Friday, May 17, 2013

Sending Water To Nîmes



You know, I could quote you the French tourist office and Wikipedia about the Pont du Gard, built over the Gardon River two thousand years ago as a three-tier aqueduct by soldiers under the command of Emperor Claudius, perhaps, though they're not exactly sure. Or I could just let you be amazed by the pictures, as we were by the real thing. It's an incredible piece of work, and only gets more marvelous as you get closer.



We walked along the banks of the river with the tiered blocks rising higher and higher overhead. We'd gotten there in the middle of the morning, and there weren't many people when we arrived, so it was quite peaceful, and we could hear the river running and the birds singing. After the three or a dozen busloads of schoolchildren arrived, it was much less peaceful.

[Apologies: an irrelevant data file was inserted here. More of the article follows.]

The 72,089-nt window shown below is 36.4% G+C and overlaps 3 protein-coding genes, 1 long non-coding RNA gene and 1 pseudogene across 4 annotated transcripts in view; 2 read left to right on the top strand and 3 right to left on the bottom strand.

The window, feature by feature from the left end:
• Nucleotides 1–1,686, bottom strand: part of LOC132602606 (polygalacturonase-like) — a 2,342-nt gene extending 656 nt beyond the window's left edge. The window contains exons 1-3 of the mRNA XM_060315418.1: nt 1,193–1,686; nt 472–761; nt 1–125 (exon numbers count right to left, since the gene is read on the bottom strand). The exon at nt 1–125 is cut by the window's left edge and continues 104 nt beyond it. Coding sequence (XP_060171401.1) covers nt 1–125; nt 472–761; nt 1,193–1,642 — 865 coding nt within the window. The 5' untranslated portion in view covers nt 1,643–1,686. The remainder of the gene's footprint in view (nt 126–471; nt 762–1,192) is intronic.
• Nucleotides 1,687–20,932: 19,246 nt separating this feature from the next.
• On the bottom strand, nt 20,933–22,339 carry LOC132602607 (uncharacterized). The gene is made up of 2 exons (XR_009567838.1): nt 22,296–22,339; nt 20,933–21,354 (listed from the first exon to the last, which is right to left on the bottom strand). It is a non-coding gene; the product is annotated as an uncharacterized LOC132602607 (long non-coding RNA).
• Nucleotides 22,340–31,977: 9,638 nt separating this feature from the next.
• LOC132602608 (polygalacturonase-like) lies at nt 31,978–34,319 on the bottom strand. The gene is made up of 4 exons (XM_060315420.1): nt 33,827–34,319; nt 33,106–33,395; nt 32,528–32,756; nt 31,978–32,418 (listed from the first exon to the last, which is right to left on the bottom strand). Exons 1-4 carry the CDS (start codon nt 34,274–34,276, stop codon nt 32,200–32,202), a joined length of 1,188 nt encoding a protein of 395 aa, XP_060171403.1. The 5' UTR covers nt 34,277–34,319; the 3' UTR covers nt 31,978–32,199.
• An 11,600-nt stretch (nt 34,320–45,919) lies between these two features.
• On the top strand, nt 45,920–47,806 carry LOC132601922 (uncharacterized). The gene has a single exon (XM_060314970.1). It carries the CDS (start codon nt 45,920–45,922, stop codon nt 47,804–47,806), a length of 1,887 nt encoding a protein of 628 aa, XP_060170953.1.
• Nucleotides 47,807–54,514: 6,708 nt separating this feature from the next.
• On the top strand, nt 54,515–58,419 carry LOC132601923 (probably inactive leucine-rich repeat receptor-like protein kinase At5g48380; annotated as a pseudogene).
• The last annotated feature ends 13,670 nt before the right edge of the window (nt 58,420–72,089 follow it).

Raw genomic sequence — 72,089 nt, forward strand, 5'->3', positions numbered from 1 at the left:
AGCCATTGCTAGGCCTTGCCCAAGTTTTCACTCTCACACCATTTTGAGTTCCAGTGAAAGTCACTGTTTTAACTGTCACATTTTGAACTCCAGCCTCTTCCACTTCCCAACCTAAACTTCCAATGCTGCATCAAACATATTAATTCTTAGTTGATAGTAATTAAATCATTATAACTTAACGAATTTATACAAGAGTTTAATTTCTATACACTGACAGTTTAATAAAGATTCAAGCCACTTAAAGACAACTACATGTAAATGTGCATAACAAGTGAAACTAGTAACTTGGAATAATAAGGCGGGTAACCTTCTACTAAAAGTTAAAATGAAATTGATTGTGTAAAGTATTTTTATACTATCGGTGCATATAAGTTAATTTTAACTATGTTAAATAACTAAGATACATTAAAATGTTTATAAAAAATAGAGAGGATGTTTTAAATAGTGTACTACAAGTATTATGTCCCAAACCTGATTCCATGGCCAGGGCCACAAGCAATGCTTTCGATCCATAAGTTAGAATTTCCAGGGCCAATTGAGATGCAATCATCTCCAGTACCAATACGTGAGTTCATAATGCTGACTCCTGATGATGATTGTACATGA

There's an archaeological site nearby where they've discovered cave dwellings dating back about 20,000 years, so the history of the region definitely predates the Roman era, but the remnants of stone left by the prehistoric denizens aren't nearly as impressive as the engineering feat spanning the gorge nearby.



There's a lot of graffiti chiseled into the stones, and some of it dates back to the 19th or even 18th century. According to the information sites, some of that graffiti is instructions for the builders, though that's so old there's probably not much remaining.


Hic cum parentibus Elisabeth.

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